# Request: Automation Lines/Curves Equations

Hi @taktik, I was wondering if you could share how the .automation[].points[].scaling variable (-1.0 - 1.0) works to create the interpolation curve. I’m developing a tool and have been trying to figure out how to calculate what values will be between two automation points, but reverse engineering complex math equations is not really my strong suit.

Sure. Here it is in Lua:

``````-- value must be in [0, 1], scaling must be [0, 1] as well
-- returns a normalized scaled value
function scaled_value(value, scaling)
if (scaling == 0.0) then -- linear
return value;
else -- pow'ed
local E = 2.7182818284590452353602874713527
if (scaling > 0.0) then
return math.pow(value, 1 + math.pow(scaling, E/2) * 16.0)
else
return 1.0 - math.pow(1.0 - value, 1 + math.pow(-scaling, E/2) * 16.0)
end
end
end

-- example
function test_scaling(scaling)
print("Scaling " .. scaling)
for x = 0, 1, 0.1 do
print(" " .. x .. ":" .. scaled_value(x, scaling))
end
end

test_scaling(1.0)
test_scaling(0.75)
test_scaling(0.5)
test_scaling(0.25)
test_scaling(0)
test_scaling(-0.25)
test_scaling(-0.5)
test_scaling(-0.75)
test_scaling(-1.0)
``````
2 Likes

Hi @taktik, sorry to bother you again but could you share the equation for the Curves mode? I narrowed it down to SineInOut easing, which seems really close but not quite right. I know this used to be called ‘Cubic’ mode, but a Cubic easing equation is too severe.

``````-- t: current time, b: beginning value, c: change in value, d: duration
function sine(t, b, c, d)
return -c / 2 * (math.cos(math.pi * t / d) - 1) + b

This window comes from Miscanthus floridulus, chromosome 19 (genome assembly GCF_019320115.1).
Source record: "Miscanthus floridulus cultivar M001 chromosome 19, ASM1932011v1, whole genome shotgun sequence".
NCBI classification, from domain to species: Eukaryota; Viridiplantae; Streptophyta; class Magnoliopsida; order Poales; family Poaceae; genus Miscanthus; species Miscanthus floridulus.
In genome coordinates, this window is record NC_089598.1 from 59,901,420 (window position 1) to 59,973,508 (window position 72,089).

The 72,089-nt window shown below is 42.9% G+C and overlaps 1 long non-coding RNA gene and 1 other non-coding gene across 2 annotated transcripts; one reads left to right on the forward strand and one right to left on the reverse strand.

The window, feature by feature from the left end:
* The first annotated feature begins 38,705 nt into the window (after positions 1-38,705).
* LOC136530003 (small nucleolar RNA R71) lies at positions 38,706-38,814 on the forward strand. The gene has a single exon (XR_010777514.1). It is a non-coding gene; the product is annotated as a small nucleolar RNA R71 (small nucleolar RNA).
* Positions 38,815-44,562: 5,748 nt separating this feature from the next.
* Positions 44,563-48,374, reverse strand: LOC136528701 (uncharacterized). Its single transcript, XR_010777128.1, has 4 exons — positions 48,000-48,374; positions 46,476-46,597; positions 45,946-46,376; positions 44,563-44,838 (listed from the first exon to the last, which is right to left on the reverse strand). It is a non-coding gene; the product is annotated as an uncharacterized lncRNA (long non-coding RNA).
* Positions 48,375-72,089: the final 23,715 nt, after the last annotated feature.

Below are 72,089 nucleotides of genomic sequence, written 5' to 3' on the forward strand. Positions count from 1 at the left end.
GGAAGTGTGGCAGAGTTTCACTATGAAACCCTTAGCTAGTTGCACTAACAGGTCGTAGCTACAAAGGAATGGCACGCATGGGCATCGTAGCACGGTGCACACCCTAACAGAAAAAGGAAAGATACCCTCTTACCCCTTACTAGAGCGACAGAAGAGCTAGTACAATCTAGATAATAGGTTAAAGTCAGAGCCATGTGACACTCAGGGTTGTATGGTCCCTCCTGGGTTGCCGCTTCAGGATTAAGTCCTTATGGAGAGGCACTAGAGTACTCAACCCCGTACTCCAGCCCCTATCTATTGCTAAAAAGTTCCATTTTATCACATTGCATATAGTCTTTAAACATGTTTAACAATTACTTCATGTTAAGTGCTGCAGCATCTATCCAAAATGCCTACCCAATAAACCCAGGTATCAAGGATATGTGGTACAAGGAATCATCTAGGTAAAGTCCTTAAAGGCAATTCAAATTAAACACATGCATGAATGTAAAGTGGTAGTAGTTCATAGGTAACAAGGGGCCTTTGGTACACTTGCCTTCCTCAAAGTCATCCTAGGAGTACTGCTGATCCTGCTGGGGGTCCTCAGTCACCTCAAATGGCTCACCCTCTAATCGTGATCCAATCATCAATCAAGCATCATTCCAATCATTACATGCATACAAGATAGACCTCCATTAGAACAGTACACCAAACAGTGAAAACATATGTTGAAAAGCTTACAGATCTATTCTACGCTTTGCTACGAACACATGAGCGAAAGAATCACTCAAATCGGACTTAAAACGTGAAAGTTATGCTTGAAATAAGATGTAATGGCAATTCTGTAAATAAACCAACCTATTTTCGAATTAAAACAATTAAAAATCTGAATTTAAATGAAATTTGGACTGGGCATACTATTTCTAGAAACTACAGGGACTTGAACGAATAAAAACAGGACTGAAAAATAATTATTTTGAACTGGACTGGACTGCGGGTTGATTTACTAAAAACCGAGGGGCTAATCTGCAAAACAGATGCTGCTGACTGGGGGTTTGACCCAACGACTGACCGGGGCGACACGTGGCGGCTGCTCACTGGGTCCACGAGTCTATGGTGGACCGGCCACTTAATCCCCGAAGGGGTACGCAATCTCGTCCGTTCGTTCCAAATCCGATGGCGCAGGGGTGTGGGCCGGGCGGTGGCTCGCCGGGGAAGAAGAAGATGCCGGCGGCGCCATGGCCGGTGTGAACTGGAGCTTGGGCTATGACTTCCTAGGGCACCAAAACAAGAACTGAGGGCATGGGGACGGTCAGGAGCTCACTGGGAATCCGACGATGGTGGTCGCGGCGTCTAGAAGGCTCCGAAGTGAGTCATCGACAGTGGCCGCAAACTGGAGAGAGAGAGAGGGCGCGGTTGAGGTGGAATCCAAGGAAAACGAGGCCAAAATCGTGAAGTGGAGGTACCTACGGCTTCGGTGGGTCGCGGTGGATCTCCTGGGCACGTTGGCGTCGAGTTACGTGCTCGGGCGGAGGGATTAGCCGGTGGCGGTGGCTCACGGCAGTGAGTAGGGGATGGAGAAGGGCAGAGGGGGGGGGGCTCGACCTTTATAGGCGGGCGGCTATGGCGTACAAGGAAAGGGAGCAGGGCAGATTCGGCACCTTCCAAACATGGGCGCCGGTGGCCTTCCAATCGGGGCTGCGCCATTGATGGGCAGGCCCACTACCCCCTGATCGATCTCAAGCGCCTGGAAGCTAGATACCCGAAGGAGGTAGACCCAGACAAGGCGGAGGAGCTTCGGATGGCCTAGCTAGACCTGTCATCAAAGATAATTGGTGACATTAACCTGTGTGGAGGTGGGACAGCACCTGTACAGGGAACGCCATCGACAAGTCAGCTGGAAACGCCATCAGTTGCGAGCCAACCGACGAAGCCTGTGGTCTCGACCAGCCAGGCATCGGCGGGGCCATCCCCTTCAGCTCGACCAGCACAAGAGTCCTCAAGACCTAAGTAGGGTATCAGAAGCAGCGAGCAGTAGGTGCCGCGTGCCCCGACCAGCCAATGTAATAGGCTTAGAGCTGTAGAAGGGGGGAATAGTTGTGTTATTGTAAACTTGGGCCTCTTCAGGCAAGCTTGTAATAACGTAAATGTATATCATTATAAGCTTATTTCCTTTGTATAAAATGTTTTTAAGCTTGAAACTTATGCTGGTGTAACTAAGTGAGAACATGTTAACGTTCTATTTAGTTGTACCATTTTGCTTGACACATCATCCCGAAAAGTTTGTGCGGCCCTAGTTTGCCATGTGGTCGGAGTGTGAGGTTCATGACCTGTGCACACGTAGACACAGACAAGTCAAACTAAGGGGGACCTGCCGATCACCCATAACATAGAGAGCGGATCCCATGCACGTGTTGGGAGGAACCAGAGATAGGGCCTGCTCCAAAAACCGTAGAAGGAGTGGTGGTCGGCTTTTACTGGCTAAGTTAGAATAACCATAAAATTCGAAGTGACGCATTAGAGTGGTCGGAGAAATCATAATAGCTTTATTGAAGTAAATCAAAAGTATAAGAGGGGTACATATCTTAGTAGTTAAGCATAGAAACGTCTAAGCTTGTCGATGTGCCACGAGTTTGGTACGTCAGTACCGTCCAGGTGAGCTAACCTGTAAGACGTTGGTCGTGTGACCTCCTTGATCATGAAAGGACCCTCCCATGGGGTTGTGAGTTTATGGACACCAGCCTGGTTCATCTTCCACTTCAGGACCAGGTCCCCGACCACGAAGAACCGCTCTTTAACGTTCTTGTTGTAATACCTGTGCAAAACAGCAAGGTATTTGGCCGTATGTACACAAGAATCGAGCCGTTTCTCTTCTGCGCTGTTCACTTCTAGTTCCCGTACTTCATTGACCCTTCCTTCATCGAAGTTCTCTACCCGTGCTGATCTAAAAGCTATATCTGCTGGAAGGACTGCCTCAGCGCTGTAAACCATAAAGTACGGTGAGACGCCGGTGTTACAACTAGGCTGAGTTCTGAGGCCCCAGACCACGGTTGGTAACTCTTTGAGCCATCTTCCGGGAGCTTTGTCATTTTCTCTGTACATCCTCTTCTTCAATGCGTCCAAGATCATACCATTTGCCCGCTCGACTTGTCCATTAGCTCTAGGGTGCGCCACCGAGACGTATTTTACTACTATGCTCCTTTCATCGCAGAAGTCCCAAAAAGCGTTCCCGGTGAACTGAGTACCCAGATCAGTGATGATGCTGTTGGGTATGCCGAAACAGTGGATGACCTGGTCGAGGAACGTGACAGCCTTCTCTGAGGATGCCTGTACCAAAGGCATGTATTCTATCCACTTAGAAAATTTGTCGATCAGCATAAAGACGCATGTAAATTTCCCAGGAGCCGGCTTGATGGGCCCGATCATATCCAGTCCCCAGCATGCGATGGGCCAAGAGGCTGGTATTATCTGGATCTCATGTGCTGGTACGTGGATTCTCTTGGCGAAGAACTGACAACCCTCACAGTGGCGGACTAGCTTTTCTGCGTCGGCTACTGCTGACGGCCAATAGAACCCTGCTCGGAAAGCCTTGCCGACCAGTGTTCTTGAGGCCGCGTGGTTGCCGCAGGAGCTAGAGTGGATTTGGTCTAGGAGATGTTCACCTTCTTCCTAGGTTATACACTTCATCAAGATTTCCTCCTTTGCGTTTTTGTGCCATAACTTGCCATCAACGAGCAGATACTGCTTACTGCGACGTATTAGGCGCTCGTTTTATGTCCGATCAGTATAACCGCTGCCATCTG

end
``````

All good, I managed to stumble onto it here:

``````function curve(x)
return -1 * x^2 * (2 * x - 3)
end
``````

If going with that, I’d probably would’ve just left it as:

``````function curve(x)
return -2 * x^3 + 3 * x^2
end
``````

Is it more efficient? Not an issue for my tool, but if so then I guess it’d be good for others to also see that version.

More efficient than multiplying out the powers(?):

``````function curve(x)
return -2 * (x * x * x) + 3 * (x * x)
end
``````

Might be slightly quicker internally (I suppose), or maybe just picky for all intent and purpose.

What I mean is, why would you have left the formula as the version you posted?

I see, TBH I just prefer it that way. I like the highest power term on the far left going to lower powers as you read it from left to right.

This equation is almost right but it’s still slightly off, which makes me think the real version uses cos/pi/e in some way that would get rounded up when calculating in Renoise. I can’t figure it out, so are there math people out there that know this?

Here’s the discrepancy when applied to a 0-100% slider:

0% - 0%
2.8% - 2.803%
10.4% - 10.404%
21.6% - 21.603%
35.2% - 35.202%
50% - 50%
64.8% - 64.798%
78.4% - 78.397%
89.6% - 89.596%
97.2% - 97.197%
100% - 100%